Tuesday, September 1, 2015






By Cash Michaels

VALUE IN OLD DOCU-DRAMAS – Last weekend, I had a chance to slow down and watch some old movies on Starz and EPIX.  Two movies on Starz Black caught my attention, and I’m glad they did – The Ghosts of Mississippi (1996) with Whoopi Goldberg and Alec Baldwin, and Mississippi Burning (1988) with Gene Hackman and Willem Dafoe.
            Both films were based…and I emphasized “based,” on true stories that were rooted in the 1960s civil rights movement. Ghosts focused on the 1994 retrial of white supremacist Byron De La Beckwith for the assassination of NAACP civil rights leader Medgar Evers, while Burning retold the story of the FBI investigation into the 1964 murders of Goodman, Cheney and Swerner – three civil rights workers who were murdered in Mississippi by the Ku Klux Klan, and the investigation into their disappearance.
            Again, these films were based on actual events, meaning that the writers, looking for the best way to juice up the drama, put some things in that didn’t happen, and left some things out that did.
            And that’s the reason why no docudrama should ever be taken literally or factually. For instant, I also watched the 2008 film Defiance starring Daniel Craig about some Polish Jewish brothers who help other Jews escape through the forest during the Nazi occupation of Belarus in the Soviet Union during World War II. Good film, but a lot of it wasn’t true.
            The exact same thing can be said about the Academy Award nominated 2014 film, The Imitation Game starring Benedict Cumberbatch as British scientist Alan Turing who breaks the Nazi code during World War II. That film took some serious liberties with the truth as well.
            My point is that when you watch these movies that are based on actual events, realize that that term “based” is as loaded as can be. It means that the writers took as much artistic license as possible to make what they felt was a good story even better, never mind that they my be fudging the facts of the actual truth. That means that the value of these docudramas is that they serve to in spire us to research the actual story, to find out the truth for ourselves.
            And that was the value of watching Ghosts of Mississippi and Mississippi Burning for me last weekend. I had already known about the true stories those films were based on, but I wanted to examine them based what I saw.
            And one of the reasons why I wanted to reexamine them is because my youngest daughter, KaLa, was watching Ghosts with me, and I could tell that she was intrigued.
            Many of us still don’t realize that despite many of the racial problems we still deal with today and that our young people have been exposed to, they still have absolutely no idea of the kind of racism that existed during the 1960s and before. So to see portrayals of the Ku Klux Klan shooting and killing black people, lynching them and hanging them by the neck from trees while they torched their homes and property, are images they can only imagine without films like these.
            So yes, it happens all of the time…docudramas come out about important historical events, and the criticism about how inaccurate they are come right with them.
            But, just like “Selma,” if they inspire us to investigate the truth for ourselves, then they’ve served our purpose.  I, for one, am happy that they’re here.
            MSNBC MAKES CHANGES – As we head into the 2016 election cycle, the cable news channels are gearing up for maximum audiences. But MSNBC, perceived to be the “liberal” channel when compared to conservative Fox News and so-called “straight” news CNN, is making dramatic changes to it’s weekday schedule in an effort to boost its weakening ratings and become more competitive.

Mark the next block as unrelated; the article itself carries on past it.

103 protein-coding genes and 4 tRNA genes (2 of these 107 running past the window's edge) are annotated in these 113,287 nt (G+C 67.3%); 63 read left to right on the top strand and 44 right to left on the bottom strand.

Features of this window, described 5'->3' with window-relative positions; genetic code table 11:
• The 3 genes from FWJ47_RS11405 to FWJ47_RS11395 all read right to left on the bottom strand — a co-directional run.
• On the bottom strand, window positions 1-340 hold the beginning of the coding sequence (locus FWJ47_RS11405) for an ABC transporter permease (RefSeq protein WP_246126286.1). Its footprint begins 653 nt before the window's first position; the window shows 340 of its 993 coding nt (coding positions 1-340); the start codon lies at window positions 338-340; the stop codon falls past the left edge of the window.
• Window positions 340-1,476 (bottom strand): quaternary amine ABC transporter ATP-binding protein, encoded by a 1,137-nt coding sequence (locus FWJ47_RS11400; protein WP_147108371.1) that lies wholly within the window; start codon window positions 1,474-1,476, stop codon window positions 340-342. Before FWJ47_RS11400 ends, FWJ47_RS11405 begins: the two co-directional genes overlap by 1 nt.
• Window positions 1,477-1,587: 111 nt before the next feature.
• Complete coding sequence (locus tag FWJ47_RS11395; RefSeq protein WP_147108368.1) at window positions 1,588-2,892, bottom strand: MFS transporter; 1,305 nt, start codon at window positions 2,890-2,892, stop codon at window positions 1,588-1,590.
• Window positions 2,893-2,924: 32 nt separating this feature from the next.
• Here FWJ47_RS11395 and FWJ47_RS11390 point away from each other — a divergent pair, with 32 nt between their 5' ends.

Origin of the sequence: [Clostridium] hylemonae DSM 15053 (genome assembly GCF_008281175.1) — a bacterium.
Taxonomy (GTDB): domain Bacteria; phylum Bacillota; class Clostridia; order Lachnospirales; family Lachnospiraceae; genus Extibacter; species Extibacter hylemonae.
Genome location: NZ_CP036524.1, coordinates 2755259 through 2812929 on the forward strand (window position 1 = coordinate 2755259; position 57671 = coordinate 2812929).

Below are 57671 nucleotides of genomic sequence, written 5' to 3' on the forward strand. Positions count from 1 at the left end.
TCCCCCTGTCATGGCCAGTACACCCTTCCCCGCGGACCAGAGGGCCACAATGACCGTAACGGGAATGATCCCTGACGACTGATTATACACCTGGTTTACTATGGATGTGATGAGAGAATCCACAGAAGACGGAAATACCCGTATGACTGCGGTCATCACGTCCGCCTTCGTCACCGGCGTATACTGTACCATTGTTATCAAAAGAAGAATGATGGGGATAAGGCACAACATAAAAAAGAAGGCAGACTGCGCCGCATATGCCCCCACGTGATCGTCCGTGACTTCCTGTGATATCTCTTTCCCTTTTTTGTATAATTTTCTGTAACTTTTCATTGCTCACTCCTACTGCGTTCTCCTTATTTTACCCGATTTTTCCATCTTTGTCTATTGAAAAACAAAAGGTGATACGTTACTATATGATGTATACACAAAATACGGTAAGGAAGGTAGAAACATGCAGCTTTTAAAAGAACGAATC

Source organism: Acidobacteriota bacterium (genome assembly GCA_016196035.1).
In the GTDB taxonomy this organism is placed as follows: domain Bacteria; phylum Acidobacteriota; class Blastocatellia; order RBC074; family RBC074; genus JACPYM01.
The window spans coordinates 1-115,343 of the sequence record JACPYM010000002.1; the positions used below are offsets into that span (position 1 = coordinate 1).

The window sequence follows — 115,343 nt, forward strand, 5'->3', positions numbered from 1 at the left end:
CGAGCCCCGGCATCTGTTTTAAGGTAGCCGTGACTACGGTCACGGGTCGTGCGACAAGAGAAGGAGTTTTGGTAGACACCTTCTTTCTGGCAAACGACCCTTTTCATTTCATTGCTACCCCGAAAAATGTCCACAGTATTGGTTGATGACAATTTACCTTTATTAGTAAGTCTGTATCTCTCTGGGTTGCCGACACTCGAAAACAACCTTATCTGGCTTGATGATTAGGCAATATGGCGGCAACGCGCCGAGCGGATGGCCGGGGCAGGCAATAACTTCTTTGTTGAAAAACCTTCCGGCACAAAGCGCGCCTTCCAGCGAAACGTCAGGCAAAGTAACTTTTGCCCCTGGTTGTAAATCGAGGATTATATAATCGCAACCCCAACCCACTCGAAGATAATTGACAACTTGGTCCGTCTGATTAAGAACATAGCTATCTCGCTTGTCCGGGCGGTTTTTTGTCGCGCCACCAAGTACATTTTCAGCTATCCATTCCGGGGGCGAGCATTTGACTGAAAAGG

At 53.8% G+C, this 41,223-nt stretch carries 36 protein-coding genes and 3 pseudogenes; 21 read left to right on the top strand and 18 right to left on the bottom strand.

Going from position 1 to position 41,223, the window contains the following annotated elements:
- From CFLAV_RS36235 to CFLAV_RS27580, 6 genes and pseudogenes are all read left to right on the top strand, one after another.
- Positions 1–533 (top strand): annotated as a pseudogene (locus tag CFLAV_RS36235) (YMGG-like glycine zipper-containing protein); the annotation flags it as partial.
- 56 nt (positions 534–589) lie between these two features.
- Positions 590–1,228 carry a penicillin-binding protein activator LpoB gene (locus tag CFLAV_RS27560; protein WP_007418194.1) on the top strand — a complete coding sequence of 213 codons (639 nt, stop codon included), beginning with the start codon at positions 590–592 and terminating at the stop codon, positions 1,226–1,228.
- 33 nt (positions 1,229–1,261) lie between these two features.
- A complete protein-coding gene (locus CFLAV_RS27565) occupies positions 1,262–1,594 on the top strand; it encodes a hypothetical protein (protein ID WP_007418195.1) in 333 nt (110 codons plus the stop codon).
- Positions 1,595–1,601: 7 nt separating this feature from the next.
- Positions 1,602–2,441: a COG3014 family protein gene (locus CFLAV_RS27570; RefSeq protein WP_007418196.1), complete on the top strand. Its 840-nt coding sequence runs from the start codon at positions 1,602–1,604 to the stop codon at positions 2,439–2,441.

Gone are virtually all of the progressive talk shows that peppered the channel during the day from 9 a.m. to 6 p.m., and now, MSNBC’s 6 p.m. show, “PoliticsNation with Rev. Al Sharpton” comes to an end this week. Rev. Sharpton has been doing the controversial show for the past six years despite protests from many in the press that a civil rights activist doesn’t deserve  a daily show on a news channel because he can’t be objective.
            Well, Sharpton never claimed to be objective, let alone a journalist. And when there were the incidents of Trayvon Martin and Eric Garner, Sharpton used his show to bring nationwide attention to the causes. Many didn’t like that, feeling that it gave Sharpton undeserved power, but he kept on keeping on.
            Well, his daily show is now cancelled, but obviously MSNBC sees the value of having Rev. on the air, so he now moves to Sunday morning at 8 a.m.. Rev says that’s just fine with him because Sunday morning political talk shows get better guests and help set the policy agenda for the week.
            We wish Rev. well. Yes, he had a very rocky start, but he has a grip on it now, and should do well on Sunday mornings.
Make sure you tune in every Thursday afternoon at 4 p.m. for my talk radio show, ''Make It Happen'' on Power 750 WAUG-AM, or online at www.waug-network.com. And read more about my thoughts and opinions exclusively at my blog, ‘The Cash Roc” (http://thecashroc.blogspot.com/2011/01/cash-roc-begins.html).
           Cash in the Apple - honored as the Best Column Writing of 2006 by the National Newspaper Publishers Association. Columnist Cash Michaels was also honored by the NNPA for Best Feature Story Journalist of 2009, and was the recipient of the Raleigh-Apex NAACP’s President’s Award for Media Excellence in Sept. 2011.
          Until next week, keep a smile on your face, GOD in your heart, and The Carolinian in your life. Bye, bye.



            The three teenage suspects charged in the shooting death of 13-year-old Keyshawn Gregory Aug. 7 made a court appearance Tuesday and  had their cases continued. A Wake County grand jury is expected to soon consider indictments against them. The youth was shot after an argument broke out between one of the passengers in the car he was riding in and someone standing in front of 1401 Beauty Ave. Malik Armein Jones, 19, has been charged with one count of first-degree murder and two counts of attempted murder. He is being held without bond. Two alleged accomplices – Jamal Howie, 19, and Jonathan Chavez, 18, have both been charged with one count of accessory after the fact. Both are being held on $2 million bond each.

            Concerned that a proposed rezoning plan would limit where they could do business, food truck operators and owners turned out in force Tuesday evening to pressure the Raleigh City Council change the plan. To their surprise, the council listened, and then voted to approve amending Zone NX to allow food truck operation in mixed-use areas.  The council also approved mixed-use development in the old Dillion Supply Company building downtown. That will be turned into a 17-story facility for offices and apartments.